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I'm implementing $3$ Bayesian Deep Learning models (links below) for my masters. I'm supposed to test them on a civil engineering time series data.

My models should take a time series covariate vector ($X_t$ = {$x1_t$, $x2_t$, ...}) as input and predict single values $y_t$. I will use past values of $X$, (e.g. $X_{t-1}$, $X_{t-2}$) on each $y_t$ but the models won't be feed with past values of $y_t$ because these will not be available on a real situation. The data was generated daily, so every t is a new day. Summing up, the model shall take windows of X values (e.g. $X_{t-1}$, $X_{t-2}$ ...) with a fixed window size, and them predicting a single y value. We will have multiple pairs $((X_{t},X_{t-1}),y_t)$ as our training data, for multiple values of $t$.

I have several years of data, and I've separated the data on some arbitrary point T so that the first years are used as training, and the last months of the last year of data are used as test/dev data.

So, training examples are generated until $T (X_T,y_T)$, and them $T+1, T+2...$ are used to test the models.

The only value that matters on this forecasting task is the next day value ($y_{T+1}$).

Initially, I was training the model until day T, and then using that model to predict the annotations $y_{T+n}$ until the dev data stops. But then the people that gave me the data asked about retraining the model every new day of the dev set, and then predicting the next day:

For example, on the first training, I would train until day T and then forecast T+1. Then I would add the real value of $y_{T+1}$ to the train set, retrain the models, and forecast T+2 and so on.

Which approach would be more proper? The accuracy of the models drop when I try to retrain the models every day to predict just a single day, I can't understand why.

I'm using DeepAR, DeepFactors, Enc-Dec-Forecaster (by Uber) and an ARIMA model just to compare. I'd really appreciate some help!

EDIT: For clarity

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  • $\begingroup$ Hi, and welcome. I am not sure I fully understood how you are training. Do you train on a fixed window size? It sounds like you are saying that you only train with one y value for the whole time series. Is that right? Or do you train on a sliding window of x values and have a singe y value for the window? I think I have an answer for you but it really depends on your architecture. $\endgroup$ – Skiddles Jun 13 '19 at 0:12
  • $\begingroup$ Yes! I use a window of x values and a single y value for each window! Sorry for the confusion $\endgroup$ – thiago_lira Jun 13 '19 at 13:57
  • $\begingroup$ @Skiddles Sorry to bother you, but do you have an answser? Thanks a lot! $\endgroup$ – thiago_lira Jun 18 '19 at 17:37
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I feel your frustration. I am not sure if this is a complete answer, but I’ll try to add some value here.

Disclaimer: I am not familiar with the neural nets you mentioned but have used other times series nns. So my answers will be general.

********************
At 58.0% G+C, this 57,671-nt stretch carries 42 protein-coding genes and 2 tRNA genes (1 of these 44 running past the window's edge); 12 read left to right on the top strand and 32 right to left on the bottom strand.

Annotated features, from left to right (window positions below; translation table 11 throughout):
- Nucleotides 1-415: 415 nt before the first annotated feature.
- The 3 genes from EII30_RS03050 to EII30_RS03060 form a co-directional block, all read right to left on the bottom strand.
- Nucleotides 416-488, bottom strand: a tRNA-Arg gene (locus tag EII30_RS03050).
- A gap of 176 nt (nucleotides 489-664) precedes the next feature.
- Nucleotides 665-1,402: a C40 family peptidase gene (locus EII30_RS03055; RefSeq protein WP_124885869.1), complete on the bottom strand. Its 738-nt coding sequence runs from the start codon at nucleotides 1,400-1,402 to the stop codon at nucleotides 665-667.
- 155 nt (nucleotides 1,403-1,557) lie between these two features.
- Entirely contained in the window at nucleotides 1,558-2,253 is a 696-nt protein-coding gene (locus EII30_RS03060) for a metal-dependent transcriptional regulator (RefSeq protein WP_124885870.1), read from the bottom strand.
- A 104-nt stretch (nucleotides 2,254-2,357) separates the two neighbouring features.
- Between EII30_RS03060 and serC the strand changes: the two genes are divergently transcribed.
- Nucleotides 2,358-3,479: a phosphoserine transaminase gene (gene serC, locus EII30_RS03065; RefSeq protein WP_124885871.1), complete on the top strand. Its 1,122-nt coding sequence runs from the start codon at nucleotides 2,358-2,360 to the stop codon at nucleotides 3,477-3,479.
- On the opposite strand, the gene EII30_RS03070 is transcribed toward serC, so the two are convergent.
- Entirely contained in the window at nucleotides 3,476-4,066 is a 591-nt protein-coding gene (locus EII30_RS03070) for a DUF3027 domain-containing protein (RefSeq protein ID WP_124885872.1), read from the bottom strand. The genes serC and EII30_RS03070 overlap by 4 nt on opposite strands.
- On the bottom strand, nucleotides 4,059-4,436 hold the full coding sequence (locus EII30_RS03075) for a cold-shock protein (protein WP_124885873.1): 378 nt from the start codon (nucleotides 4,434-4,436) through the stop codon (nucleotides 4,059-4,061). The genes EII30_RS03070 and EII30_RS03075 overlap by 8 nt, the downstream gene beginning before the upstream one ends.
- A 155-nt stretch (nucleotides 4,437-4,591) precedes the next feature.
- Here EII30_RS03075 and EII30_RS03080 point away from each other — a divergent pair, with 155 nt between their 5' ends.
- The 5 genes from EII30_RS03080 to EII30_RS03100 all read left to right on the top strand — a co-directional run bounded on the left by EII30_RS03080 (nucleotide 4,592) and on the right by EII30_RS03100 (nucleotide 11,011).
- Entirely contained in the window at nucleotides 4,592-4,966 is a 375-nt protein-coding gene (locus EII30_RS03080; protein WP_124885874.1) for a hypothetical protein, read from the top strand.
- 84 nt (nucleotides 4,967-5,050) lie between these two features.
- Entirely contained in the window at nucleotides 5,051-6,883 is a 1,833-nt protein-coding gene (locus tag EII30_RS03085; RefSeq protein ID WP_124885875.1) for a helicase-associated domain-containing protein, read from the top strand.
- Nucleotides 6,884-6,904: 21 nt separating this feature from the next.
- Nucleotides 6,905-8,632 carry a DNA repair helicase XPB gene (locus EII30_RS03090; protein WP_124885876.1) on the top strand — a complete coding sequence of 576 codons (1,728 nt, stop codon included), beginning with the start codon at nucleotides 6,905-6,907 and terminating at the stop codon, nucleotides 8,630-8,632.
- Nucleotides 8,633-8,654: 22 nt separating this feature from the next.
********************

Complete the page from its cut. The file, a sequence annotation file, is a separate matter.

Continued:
First, there is nothing specifically wrong about retraining every day unless you are doing so at the expense of the number of training epochs. For example, you could conceivably need to train for 20k epochs to get the best predictive power. If this takes 20 hours, it may not feasible. So you may be tempted to train for 5000 epochs. This is probably a reason not to retrain every day. My recommendation would be to invest in more epochs and retrain less frequently. Hopefully the resulting model is more generalized and powerful in the long run.

If you DO still want to train every day, I would load the weights and biases from the previous training session and continue training for a smaller number number of epochs. Start with as many epochs as you can to produce the first model. Then add the additional row and continue training for a manageable number of epochs. TBH, one extra row should not really change your model weights and biases significantly unless the new y is pretty extreme. In fact, I doubt it would even be obvious.

Now, why does your accuracy drop with the new data? Several ideas:

  1. Just stating the obvious. In case it’s not. You will need many training epochs. Each application is different, but sometimes people only train for a few epochs and don’t understand why the model sucks. You might need 200 epochs, you might need 2000000.
  2. You are overfitting and the addition of the new data is generalizing the model a little more each day. Doubtful, but possible.
  3. You are reinitializing your model with random weights and biases and do not have a seed set. So your model could be finding different local minimums each time you train. I would be surprised if it was always in the negative, but it may be that you have just flipped heads 25 times in a row. I would set a seed when initialize to take this out of the picture.

Hopefully there’s something of use in here.

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  • $\begingroup$ Thanks for the valuable insight! Since I have a small dataset (10k training samples) I was using a small number of epochs, but increasing the number has indeed helped. I'm also now fixing a seed now on all my models. $\endgroup$ – thiago_lira Jun 24 '19 at 18:36
  • $\begingroup$ Thanks for following up. I was curious if my answer was helpful. One thing I will say based on your response, 10k samples is not particularly small, and more data doesn’t necessarily mean more predictive power. It may lead to a more generalized model which may or may not be beneficial. Good luck to you. $\endgroup$ – Skiddles Jun 24 '19 at 18:42

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